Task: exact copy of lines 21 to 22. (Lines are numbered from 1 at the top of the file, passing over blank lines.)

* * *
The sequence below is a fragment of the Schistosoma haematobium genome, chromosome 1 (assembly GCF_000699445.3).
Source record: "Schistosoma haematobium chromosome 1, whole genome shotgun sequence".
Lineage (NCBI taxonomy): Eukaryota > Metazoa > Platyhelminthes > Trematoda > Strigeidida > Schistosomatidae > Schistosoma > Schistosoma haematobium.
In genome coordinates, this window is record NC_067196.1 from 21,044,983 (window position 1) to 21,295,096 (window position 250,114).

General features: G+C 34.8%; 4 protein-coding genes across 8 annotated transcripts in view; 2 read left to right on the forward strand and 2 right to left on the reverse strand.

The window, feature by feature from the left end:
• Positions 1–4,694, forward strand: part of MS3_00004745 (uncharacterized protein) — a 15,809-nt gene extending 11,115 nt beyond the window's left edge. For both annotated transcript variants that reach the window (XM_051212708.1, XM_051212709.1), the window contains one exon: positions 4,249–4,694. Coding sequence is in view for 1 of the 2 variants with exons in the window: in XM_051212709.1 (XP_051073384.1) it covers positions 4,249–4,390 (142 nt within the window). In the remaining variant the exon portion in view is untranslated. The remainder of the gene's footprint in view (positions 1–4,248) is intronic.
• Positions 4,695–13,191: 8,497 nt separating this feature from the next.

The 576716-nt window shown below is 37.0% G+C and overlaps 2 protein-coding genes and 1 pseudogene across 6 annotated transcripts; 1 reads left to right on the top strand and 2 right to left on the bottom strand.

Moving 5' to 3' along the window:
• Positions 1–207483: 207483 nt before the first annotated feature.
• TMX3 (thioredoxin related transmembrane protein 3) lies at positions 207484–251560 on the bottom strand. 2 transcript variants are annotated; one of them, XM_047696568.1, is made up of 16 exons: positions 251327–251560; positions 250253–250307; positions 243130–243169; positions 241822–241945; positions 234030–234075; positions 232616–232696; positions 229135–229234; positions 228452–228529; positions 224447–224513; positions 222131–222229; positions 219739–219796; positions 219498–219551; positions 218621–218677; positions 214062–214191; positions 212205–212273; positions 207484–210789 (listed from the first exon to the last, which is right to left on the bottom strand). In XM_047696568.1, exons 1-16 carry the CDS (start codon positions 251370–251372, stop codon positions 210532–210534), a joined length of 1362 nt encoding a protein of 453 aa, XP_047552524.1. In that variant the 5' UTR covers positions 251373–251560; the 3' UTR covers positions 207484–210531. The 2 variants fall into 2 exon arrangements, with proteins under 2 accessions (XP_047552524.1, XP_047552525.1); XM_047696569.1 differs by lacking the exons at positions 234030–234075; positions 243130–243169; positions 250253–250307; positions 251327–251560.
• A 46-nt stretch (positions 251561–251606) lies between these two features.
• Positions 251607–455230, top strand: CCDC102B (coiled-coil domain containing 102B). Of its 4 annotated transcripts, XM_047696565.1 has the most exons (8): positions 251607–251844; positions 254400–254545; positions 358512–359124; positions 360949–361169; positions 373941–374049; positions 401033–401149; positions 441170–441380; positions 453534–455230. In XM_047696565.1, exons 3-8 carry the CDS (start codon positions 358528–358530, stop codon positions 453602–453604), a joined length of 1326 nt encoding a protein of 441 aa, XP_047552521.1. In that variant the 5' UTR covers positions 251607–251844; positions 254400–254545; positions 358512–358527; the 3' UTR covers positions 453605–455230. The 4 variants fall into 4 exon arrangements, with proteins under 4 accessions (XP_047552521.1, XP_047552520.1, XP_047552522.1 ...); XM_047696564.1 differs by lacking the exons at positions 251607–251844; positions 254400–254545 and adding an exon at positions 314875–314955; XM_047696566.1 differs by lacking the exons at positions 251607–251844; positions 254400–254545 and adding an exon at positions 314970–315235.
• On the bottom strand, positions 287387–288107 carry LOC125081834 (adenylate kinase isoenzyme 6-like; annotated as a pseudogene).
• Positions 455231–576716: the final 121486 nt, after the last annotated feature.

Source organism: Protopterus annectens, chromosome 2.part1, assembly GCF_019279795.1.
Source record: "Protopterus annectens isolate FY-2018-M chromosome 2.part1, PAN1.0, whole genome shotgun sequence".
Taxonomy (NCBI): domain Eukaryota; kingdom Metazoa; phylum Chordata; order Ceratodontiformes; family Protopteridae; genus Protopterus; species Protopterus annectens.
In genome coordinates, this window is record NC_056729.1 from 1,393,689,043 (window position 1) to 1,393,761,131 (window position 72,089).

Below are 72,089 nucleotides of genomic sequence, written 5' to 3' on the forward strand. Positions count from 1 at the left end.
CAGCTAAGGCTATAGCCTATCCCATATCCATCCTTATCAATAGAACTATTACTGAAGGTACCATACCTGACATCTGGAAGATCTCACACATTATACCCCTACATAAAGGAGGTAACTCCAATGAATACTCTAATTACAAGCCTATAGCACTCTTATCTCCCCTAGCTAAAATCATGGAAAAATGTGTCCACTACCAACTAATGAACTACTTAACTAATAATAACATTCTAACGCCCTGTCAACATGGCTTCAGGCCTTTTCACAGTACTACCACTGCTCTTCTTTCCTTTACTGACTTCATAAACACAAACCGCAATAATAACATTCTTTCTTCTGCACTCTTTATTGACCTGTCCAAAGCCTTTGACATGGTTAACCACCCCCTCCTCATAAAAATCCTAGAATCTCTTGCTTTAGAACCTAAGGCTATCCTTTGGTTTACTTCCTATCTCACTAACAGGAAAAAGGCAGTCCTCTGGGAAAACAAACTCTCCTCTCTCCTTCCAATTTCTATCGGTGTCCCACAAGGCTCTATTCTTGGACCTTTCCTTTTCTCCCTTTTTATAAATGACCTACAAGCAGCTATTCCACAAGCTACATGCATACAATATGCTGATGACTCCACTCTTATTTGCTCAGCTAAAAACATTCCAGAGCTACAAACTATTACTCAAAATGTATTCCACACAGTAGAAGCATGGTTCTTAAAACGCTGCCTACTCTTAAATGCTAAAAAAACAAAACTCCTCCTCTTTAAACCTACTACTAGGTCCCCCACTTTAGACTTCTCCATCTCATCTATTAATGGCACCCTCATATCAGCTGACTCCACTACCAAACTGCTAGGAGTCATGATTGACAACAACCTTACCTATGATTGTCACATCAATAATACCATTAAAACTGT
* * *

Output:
Below are 72,089 nucleotides of genomic sequence, written 5' to 3' on the forward strand. Positions count from 1 at the left end.
CAGCTAAGGCTATAGCCTATCCCATATCCATCCTTATCAATAGAACTATTACTGAAGGTACCATACCTGACATCTGGAAGATCTCACACATTATACCCCTACATAAAGGAGGTAACTCCAATGAATACTCTAATTACAAGCCTATAGCACTCTTATCTCCCCTAGCTAAAATCATGGAAAAATGTGTCCACTACCAACTAATGAACTACTTAACTAATAATAACATTCTAACGCCCTGTCAACATGGCTTCAGGCCTTTTCACAGTACTACCACTGCTCTTCTTTCCTTTACTGACTTCATAAACACAAACCGCAATAATAACATTCTTTCTTCTGCACTCTTTATTGACCTGTCCAAAGCCTTTGACATGGTTAACCACCCCCTCCTCATAAAAATCCTAGAATCTCTTGCTTTAGAACCTAAGGCTATCCTTTGGTTTACTTCCTATCTCACTAACAGGAAAAAGGCAGTCCTCTGGGAAAACAAACTCTCCTCTCTCCTTCCAATTTCTATCGGTGTCCCACAAGGCTCTATTCTTGGACCTTTCCTTTTCTCCCTTTTTATAAATGACCTACAAGCAGCTATTCCACAAGCTACATGCATACAATATGCTGATGACTCCACTCTTATTTGCTCAGCTAAAAACATTCCAGAGCTACAAACTATTACTCAAAATGTATTCCACACAGTAGAAGCATGGTTCTTAAAACGCTGCCTACTCTTAAATGCTAAAAAAACAAAACTCCTCCTCTTTAAACCTACTACTAGGTCCCCCACTTTAGACTTCTCCATCTCATCTATTAATGGCACCCTCATATCAGCTGACTCCACTACCAAACTGCTAGGAGTCATGATTGACAACAACCTTACCTATGATTGTCACATCAATAATACCATTAAAACTGT